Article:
Need an antidote for all the Valentine’s Day schmaltz? Taking a break from love this year? This t-shirt from Love Is Lame will alert suitors to back off. Warning: some might take it as a challenge.


I kinda can’t believe I found this hand embroidered pillow, but that’s the magic of Etsy. And Plumed appears to have stitched pillow designs for every brand of romance too. Be still my heart.



Gift: Guest Perks

An apology to our overnight guests: I’ve been slacking as a host. There was a time when I topped off your stack of sheets and towels with little soaps, always arranged fresh flowers (ok, I usually still manage this) and never forgot to set out the subway maps for you. Sure, the place is tidy and you’ll have your own set of keys, but what of the little perks?

You traveled all those miles to come see us and the city where we live. It’s a big effort, and I need to remember to be more gracious about that. So, while I can’t promise everything, here is my wish list (if I had an actual guest room and unlimited budget) of things I’d like to have on hand to make your stay more comfortable.

Fresh scented fancy little soaps like these from Santa Maria Novellathe 16th century pharmacy and perfume shop in Florence.

I used to keep a basket of slippers at the door, but no one seemed to wear them. Perhaps if I upgraded to the cozy Wicked Good moccasins from L.L. Bean I’d have more takers.

Did I mention you’ll be staying on a pull-out couch? But, with a bit of imagination and this waffle kimono robe you might think you’re at a proper hotel. For a minute anyway.

This hand-thrown porcelain water carafe and cup from Pigeon Toe Ceramics would be the ultimate accessory. It’s reason enough for a guest room, preferably one with a private balcony.

I have a whole stack of useful maps, but with the advent of smartphones I forget to offer them. I love traveling with an actual map and, even more critical, a guide book providing the real scoop on a place. The Not For Tourists series is excellent for that.

Thank you to my friend Charlotte for sparking today’s topic, and guest room envy. What are the little extras that you like to have for guests when they visit?


Create: Make Someone's Day

My mom is a note writer. We could mark the years in messages tucked into lunches or school bags in her neat cursive covering everything from the encouraging “Good luck on your test” to the practical “Don’t forget to turn in your permission slip”. On my 16th birthday, I opened my lunch (which she still made every day––yes, I was lucky and spoiled) that had been packed inside of a paper birthday hat along with several notes. I blushed (and probably said: oh my gosh, my mom is such a dork!)  knowing I was too old for this, but truly happy that I hadn’t outgrown it either.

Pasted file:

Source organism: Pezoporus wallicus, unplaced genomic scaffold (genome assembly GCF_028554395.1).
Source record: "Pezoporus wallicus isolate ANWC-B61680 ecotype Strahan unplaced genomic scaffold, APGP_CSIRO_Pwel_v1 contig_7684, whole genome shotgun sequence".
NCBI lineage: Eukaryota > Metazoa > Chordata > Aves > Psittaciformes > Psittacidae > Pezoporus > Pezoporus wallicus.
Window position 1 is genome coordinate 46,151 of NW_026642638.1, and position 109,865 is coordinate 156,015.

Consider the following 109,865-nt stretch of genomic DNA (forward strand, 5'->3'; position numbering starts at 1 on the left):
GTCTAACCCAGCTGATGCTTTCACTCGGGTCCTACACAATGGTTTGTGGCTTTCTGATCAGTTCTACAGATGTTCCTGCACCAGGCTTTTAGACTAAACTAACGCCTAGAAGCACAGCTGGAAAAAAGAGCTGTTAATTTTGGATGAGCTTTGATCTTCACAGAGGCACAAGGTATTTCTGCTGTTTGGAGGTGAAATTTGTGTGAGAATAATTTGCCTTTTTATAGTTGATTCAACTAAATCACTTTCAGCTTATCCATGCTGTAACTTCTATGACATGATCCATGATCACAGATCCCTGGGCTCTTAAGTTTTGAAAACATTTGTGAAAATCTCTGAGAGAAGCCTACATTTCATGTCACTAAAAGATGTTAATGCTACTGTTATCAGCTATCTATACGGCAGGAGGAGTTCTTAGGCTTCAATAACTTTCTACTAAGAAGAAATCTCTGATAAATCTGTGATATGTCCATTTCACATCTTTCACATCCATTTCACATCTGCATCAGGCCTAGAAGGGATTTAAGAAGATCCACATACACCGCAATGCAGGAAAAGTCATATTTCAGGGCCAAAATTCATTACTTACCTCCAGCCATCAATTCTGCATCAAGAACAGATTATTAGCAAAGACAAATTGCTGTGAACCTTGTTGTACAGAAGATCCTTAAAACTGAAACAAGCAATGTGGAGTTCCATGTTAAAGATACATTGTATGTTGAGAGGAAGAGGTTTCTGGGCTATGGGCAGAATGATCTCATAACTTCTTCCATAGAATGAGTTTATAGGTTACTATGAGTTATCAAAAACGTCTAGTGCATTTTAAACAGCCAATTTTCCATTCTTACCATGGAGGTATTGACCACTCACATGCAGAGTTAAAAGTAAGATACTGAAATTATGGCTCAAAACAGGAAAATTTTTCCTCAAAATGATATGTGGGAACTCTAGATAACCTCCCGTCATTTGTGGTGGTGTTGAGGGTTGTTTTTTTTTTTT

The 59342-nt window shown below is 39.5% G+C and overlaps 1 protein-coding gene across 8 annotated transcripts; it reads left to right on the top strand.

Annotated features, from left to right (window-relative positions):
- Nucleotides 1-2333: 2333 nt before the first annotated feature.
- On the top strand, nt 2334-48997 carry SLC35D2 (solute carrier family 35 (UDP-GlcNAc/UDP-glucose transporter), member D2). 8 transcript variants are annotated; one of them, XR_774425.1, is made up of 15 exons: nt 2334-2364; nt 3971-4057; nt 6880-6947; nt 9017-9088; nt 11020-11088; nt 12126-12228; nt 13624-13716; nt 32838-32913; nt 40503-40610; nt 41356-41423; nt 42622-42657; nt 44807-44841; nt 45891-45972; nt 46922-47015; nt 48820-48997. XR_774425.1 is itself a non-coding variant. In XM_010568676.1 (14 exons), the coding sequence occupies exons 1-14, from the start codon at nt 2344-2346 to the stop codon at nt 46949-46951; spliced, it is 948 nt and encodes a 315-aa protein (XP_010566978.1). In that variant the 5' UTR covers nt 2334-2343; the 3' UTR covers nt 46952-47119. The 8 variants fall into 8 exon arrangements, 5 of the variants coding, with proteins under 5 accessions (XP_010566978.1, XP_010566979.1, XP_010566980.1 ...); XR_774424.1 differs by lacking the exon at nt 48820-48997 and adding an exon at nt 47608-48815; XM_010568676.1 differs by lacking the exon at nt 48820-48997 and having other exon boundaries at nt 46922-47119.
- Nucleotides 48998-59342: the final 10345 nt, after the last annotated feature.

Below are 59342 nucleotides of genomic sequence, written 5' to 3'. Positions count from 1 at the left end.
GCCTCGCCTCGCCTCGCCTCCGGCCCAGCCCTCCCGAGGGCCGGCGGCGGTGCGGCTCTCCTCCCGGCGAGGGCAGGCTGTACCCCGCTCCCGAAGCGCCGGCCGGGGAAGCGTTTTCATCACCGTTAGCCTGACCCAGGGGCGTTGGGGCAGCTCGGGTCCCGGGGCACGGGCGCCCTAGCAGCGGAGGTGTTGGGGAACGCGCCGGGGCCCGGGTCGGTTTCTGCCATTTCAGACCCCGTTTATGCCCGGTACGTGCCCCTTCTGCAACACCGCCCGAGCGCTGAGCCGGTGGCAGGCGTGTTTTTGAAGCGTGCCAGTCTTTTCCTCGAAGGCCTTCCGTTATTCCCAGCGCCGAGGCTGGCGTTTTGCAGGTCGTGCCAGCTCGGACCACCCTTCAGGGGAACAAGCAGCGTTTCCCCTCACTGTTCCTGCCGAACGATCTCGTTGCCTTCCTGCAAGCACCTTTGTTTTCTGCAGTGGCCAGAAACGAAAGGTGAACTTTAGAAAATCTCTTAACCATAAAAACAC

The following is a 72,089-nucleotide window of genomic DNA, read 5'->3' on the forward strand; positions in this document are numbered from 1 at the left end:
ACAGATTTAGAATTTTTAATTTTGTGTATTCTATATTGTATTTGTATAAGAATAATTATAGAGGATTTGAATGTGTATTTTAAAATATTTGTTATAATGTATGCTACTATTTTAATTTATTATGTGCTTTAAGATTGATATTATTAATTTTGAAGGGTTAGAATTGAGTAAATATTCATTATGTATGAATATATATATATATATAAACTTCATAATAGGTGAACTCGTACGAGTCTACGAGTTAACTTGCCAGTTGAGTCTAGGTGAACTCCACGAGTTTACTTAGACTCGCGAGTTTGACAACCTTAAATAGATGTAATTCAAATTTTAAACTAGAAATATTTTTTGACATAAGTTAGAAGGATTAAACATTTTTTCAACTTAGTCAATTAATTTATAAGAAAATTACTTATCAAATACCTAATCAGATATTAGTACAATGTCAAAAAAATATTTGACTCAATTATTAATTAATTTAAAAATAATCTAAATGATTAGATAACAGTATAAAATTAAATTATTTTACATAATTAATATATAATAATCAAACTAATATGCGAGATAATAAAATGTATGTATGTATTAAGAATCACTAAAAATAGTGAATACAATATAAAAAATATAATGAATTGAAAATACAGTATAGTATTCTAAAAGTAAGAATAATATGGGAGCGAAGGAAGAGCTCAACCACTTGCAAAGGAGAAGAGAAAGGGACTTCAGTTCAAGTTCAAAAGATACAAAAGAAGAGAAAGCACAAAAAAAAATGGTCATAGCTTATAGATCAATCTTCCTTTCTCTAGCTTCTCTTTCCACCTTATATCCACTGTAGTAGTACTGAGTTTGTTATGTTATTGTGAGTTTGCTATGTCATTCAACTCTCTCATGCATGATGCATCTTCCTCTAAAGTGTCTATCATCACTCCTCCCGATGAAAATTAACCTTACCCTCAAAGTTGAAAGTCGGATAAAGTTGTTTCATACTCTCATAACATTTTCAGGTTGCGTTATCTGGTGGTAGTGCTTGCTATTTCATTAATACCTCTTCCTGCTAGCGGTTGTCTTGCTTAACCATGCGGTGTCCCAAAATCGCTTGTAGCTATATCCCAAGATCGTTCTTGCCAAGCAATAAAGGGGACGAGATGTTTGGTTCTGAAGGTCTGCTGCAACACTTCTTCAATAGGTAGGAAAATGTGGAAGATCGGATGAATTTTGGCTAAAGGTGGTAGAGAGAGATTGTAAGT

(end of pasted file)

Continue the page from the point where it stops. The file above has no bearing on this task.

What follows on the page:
I’ve never outgrown it, and I owe that entirely to my mom. What a simple, lasting gift. I love leaving and finding notes. Even a quickly scrawled post-it on my desk will do. Thankfully I’ve paired up with someone who understands this about me.  My husband, Todd, even goes as far as concepting themes for the elaborately photo-shopped stack of notes that he leaves for me to open every day when he’s on extended work trips. He also posts things (in the style of ‘lost cat’ bulletins on trees) for our son all around the house. It’s sweet and our son makes sure the notes are well fed as shown above.

Todd’s creativity has challenged me to up my note writing game too. For a recent trip I jotted down facts (population stats; key phrases to know; etc.) about the city he’d be working in, and equally important facts about life at home (we miss you more today; things are boring here without you; etc.) on little scraps of paper. I layered these notes and a few photos between the clothes in his suitcase as a surprise to unpack miles (fact: 4,081 miles) away from home.

Here’s the thing, notes like these can completely change someone’s day, and it doesn’t take much. Seeing as it’s February 1, it’s about to start dumping diamond and long-stem roses advertising. To combat all that in the coming weeks, take a moment to write a sweet, funny or flirty message to someone that you care about––a roommate, co-worker, the waitress at lunch, your neighbor. Leave a poem on the kitchen counter, impart one kind line on the back of a receipt, or scrawl a waxy crayon heart on construction paper to simply say ‘I like you’. It’s way more lasting than roses.